FIG. 18 is a schematic illustration of an annular rotary bed embodying the invention; and
FIG. 19 is a schematic illustration of the type set forth in FIGS. 8 and 11, showing a variation of the embodiment of the invention shown in FIGS. 9, 10a, 10b and 11.
In the normal operation of sorption beds, a fluid feed bearing a sorbate (e.g., water vapor) enters the bed and is "purified" as the sorbate is sorbed (loaded) onto the sorbent material (e.g., silica gel). A fluid product of significantly reduced sorbate concentration exits the bed. When the bed is loaded to its capacity, the product begins to exhibit increasing sorbate content, and the bed must be regenerated.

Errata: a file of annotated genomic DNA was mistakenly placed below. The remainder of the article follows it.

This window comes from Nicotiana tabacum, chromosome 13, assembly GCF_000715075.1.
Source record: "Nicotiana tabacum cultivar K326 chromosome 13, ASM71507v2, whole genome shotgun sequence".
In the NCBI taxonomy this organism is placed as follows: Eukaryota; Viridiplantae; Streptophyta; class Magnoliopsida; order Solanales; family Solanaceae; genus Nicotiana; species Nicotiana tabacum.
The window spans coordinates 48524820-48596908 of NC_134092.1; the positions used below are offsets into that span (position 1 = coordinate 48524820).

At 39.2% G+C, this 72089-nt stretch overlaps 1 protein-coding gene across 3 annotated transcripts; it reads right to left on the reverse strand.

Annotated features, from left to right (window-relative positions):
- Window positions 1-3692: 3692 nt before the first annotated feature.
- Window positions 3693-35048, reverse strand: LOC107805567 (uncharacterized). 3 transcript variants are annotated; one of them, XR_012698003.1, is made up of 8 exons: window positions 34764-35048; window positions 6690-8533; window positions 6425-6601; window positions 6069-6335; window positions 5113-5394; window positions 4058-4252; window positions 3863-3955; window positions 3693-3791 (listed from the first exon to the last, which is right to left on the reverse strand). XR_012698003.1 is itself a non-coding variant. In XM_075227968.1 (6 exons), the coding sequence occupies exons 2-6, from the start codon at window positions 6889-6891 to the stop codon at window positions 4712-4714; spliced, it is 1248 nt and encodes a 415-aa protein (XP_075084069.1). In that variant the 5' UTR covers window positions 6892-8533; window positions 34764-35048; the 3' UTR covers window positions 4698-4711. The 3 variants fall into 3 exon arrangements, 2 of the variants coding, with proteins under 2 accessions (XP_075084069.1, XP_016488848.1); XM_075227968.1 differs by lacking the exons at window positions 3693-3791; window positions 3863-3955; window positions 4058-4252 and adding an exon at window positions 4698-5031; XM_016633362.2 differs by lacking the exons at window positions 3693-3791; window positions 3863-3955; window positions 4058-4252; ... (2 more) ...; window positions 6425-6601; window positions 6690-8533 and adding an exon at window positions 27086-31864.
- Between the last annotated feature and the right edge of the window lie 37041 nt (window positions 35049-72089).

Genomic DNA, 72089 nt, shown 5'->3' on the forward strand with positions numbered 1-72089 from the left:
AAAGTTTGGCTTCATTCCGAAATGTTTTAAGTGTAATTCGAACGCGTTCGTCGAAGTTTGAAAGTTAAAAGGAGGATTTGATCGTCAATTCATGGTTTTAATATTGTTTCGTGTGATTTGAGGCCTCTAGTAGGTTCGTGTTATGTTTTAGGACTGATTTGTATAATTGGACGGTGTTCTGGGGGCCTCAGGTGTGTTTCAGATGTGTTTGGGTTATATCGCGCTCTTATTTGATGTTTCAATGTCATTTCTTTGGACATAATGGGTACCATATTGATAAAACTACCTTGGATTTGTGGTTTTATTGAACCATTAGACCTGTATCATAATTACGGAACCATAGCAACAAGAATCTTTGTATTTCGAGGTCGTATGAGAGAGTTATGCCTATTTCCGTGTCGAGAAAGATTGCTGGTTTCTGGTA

Changes in a sorption bed take place through the medium of waves or fronts. These consist of profiles or spacial variations in the concentration of sorbate (y) in the fluid in the bed, loading of the sorbate on the solid (l) and temperature of the solid and fluid (T). The fronts move along the bed in the direction of fluid flow but at a much slower rate. A front consists of a transition from one equilibrium condition in the bed to another. From the midpoint of the front, each equilibrium condition is approached asymptotically. As the front moves, the sorbent material and the fluid in the bed exchange heat and mass. For example, during a sorption stage, the upstream section of the bed that is near equilibrium with the fluid feed grows progressively larger while the downstream section that is near equilibrium with the fluid product grows progressively smaller. The fluid product exiting the bed is thus substantially in equilibrium with the original (pre-sorption) condition of the bed. As sorption continues, the product exiting the bed moves progressively further from this equilibrium state as the front reaches the bed exit and in the extreme (as the sorption front breaks completely through) approaches a composition identical to the feed.